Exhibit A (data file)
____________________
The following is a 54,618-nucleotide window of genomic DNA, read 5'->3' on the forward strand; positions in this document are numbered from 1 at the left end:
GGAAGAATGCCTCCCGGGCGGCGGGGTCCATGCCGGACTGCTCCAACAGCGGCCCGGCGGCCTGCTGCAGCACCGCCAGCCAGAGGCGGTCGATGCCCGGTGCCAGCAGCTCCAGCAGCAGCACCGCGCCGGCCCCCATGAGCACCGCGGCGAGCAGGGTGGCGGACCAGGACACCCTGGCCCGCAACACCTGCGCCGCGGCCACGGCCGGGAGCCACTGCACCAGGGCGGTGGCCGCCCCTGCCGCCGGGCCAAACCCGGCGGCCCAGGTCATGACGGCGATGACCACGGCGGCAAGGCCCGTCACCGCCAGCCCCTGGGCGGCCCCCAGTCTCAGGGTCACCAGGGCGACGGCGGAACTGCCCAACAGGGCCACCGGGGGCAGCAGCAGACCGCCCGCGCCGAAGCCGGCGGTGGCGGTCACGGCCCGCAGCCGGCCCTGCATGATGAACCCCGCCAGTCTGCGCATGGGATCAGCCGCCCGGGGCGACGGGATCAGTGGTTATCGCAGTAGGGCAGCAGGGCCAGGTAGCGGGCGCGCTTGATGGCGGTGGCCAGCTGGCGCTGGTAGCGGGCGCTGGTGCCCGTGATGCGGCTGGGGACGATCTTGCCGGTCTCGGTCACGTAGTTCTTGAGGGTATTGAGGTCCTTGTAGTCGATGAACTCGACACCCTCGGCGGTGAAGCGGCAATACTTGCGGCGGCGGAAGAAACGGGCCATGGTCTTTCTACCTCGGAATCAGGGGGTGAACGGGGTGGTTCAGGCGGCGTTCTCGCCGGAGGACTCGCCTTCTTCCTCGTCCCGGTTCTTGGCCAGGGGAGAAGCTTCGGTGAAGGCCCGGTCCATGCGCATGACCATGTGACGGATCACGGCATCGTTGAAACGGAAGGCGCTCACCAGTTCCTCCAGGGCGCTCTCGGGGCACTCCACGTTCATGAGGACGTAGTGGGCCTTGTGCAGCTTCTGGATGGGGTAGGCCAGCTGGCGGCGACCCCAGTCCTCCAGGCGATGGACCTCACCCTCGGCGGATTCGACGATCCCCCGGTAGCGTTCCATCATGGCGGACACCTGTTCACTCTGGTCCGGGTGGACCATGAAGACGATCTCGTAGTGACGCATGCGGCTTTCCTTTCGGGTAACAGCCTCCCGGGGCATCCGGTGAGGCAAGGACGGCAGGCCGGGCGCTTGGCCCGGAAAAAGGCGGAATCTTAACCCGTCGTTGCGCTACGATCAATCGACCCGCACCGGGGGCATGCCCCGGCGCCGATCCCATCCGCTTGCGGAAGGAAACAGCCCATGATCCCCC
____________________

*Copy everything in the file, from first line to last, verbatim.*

The following is a 54,618-nucleotide window of genomic DNA, read 5'->3' on the forward strand; positions in this document are numbered from 1 at the left end:
GGAAGAATGCCTCCCGGGCGGCGGGGTCCATGCCGGACTGCTCCAACAGCGGCCCGGCGGCCTGCTGCAGCACCGCCAGCCAGAGGCGGTCGATGCCCGGTGCCAGCAGCTCCAGCAGCAGCACCGCGCCGGCCCCCATGAGCACCGCGGCGAGCAGGGTGGCGGACCAGGACACCCTGGCCCGCAACACCTGCGCCGCGGCCACGGCCGGGAGCCACTGCACCAGGGCGGTGGCCGCCCCTGCCGCCGGGCCAAACCCGGCGGCCCAGGTCATGACGGCGATGACCACGGCGGCAAGGCCCGTCACCGCCAGCCCCTGGGCGGCCCCCAGTCTCAGGGTCACCAGGGCGACGGCGGAACTGCCCAACAGGGCCACCGGGGGCAGCAGCAGACCGCCCGCGCCGAAGCCGGCGGTGGCGGTCACGGCCCGCAGCCGGCCCTGCATGATGAACCCCGCCAGTCTGCGCATGGGATCAGCCGCCCGGGGCGACGGGATCAGTGGTTATCGCAGTAGGGCAGCAGGGCCAGGTAGCGGGCGCGCTTGATGGCGGTGGCCAGCTGGCGCTGGTAGCGGGCGCTGGTGCCCGTGATGCGGCTGGGGACGATCTTGCCGGTCTCGGTCACGTAGTTCTTGAGGGTATTGAGGTCCTTGTAGTCGATGAACTCGACACCCTCGGCGGTGAAGCGGCAATACTTGCGGCGGCGGAAGAAACGGGCCATGGTCTTTCTACCTCGGAATCAGGGGGTGAACGGGGTGGTTCAGGCGGCGTTCTCGCCGGAGGACTCGCCTTCTTCCTCGTCCCGGTTCTTGGCCAGGGGAGAAGCTTCGGTGAAGGCCCGGTCCATGCGCATGACCATGTGACGGATCACGGCATCGTTGAAACGGAAGGCGCTCACCAGTTCCTCCAGGGCGCTCTCGGGGCACTCCACGTTCATGAGGACGTAGTGGGCCTTGTGCAGCTTCTGGATGGGGTAGGCCAGCTGGCGGCGACCCCAGTCCTCCAGGCGATGGACCTCACCCTCGGCGGATTCGACGATCCCCCGGTAGCGTTCCATCATGGCGGACACCTGTTCACTCTGGTCCGGGTGGACCATGAAGACGATCTCGTAGTGACGCATGCGGCTTTCCTTTCGGGTAACAGCCTCCCGGGGCATCCGGTGAGGCAAGGACGGCAGGCCGGGCGCTTGGCCCGGAAAAAGGCGGAATCTTAACCCGTCGTTGCGCTACGATCAATCGACCCGCACCGGGGGCATGCCCCGGCGCCGATCCCATCCGCTTGCGGAAGGAAACAGCCCATGATCCCCC